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(Original post by yussefsoudan)
But how is "the distance between 2 nodes is 2 lambda"?
I think he means lamda/2 . If you took a standing wave which just has a node at each end you will notice that you have only one anti node so you have half a wave so hence the distance between the nodes is half a wavelength

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yussefsoudan
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(Original post by samb1234)
I think he means lamda/2 . If you took a standing wave which just has a node at each end you will notice that you have only one anti node so you have half a wave so hence the distance between the nodes is half a wavelength

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I think so too. Thanks for contributing anyway
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samb1234
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(Original post by yussefsoudan)
I think so too. Thanks for contributing anyway
What topics do you struggle with most in unit 2? And unit 1 for that matter

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yussefsoudan
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(Original post by samb1234)
What topics do you struggle with most in unit 2? And unit 1 for that matter

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I didn't get any question wrong in mechanics by far.
I think my problem is with the waves-optics bit, and a little bit of the materials.
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yussefsoudan
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(Original post by samb1234)
What topics do you struggle with most in unit 2? And unit 1 for that matter

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Unit 1 is cool. Mostly silly mistakes, but 6 marks questions drive me crazy.
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samb1234
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(Original post by yussefsoudan)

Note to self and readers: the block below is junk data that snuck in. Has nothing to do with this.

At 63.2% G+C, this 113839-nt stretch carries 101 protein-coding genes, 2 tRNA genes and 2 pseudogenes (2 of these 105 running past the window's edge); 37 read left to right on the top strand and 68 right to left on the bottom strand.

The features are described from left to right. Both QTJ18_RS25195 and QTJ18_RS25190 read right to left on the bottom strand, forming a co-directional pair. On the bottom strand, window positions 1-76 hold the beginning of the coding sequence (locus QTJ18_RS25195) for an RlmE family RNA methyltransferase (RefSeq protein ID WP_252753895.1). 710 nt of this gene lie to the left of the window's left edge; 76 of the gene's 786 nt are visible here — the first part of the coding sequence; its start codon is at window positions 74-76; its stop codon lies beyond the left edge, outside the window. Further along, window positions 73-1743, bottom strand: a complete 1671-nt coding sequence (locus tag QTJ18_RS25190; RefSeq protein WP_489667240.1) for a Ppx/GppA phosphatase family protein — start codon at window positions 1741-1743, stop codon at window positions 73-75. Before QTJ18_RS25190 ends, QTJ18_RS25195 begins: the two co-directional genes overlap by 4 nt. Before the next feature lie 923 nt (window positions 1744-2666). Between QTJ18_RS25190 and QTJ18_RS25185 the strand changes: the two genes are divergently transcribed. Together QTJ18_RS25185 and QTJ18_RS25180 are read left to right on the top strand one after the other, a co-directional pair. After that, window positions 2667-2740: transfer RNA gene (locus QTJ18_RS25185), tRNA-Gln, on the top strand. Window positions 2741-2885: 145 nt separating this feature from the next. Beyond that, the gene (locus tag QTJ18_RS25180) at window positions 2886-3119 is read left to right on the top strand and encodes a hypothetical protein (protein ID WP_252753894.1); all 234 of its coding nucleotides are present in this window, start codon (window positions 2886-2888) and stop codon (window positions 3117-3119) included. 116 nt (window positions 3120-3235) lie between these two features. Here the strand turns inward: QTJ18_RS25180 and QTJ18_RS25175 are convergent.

I didn't get any question wrong in mechanics by far.
I think my problem is with the waves-optics bit, and a little bit of the materials.
All of waves or certain parts of it?

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yussefsoudan
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(Original post by samb1234)
All of waves or certain parts of it?

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The intensity graphs bit, I'm not sure if the exam actually requires me to draw an intensity graph beside a given one. The marking scheme states that it must be accurate. It's frustrating. The confusion between path and phase difference as well.


Oh, and in mechanics, some 6-mark questions ask you to describe how to carry out a certain experiment. I never answered that correctly.
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samb1234
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(Original post by yussefsoudan)
The intensity graphs bit, I'm not sure if the exam actually requires me to draw an intensity graph beside a given one. The marking scheme states that it must be accurate. It's frustrating. The confusion between path and phase difference as well.


Oh, and in mechanics, some 6-mark questions ask you to describe how to carry out a certain experiment. I never answered that correctly.
I have to go quickly I'll be back in 30 mins so post anything else you want help with. For single slit remember that the central fringe is double the width of the other fringes and that for double they are all the same width. I'll answer your other questions when I get back

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yussefsoudan
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(Original post by samb1234)
I have to go quickly I'll be back in 30 mins so post anything else you want help with. For single slit remember that the central fringe is double the width of the other fringes and that for double they are all the same width. I'll answer your other questions when I get back

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Thank you so much. And take your time, I'm not on a hurry at all.
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samb1234
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(Original post by yussefsoudan)
The intensity graphs bit, I'm not sure if the exam actually requires me to draw an intensity graph beside a given one. The marking scheme states that it must be accurate. It's frustrating. The confusion between path and phase difference as well.


Oh, and in mechanics, some 6-mark questions ask you to describe how to carry out a certain experiment. I never answered that correctly.
Path and phase difference are related but they are different. Phase difference is a measure of where one part of the wave is in relation to another part of the wave in relation to it's wave cycle, where phase difference =2πd/lamda. Path difference is only used for explaining interference patterns really so I'll use an example to illustrate it. If you used a coherent monochromatic light source and a double slit to diffract them you would observe bright and dark fringes. Why does this happen?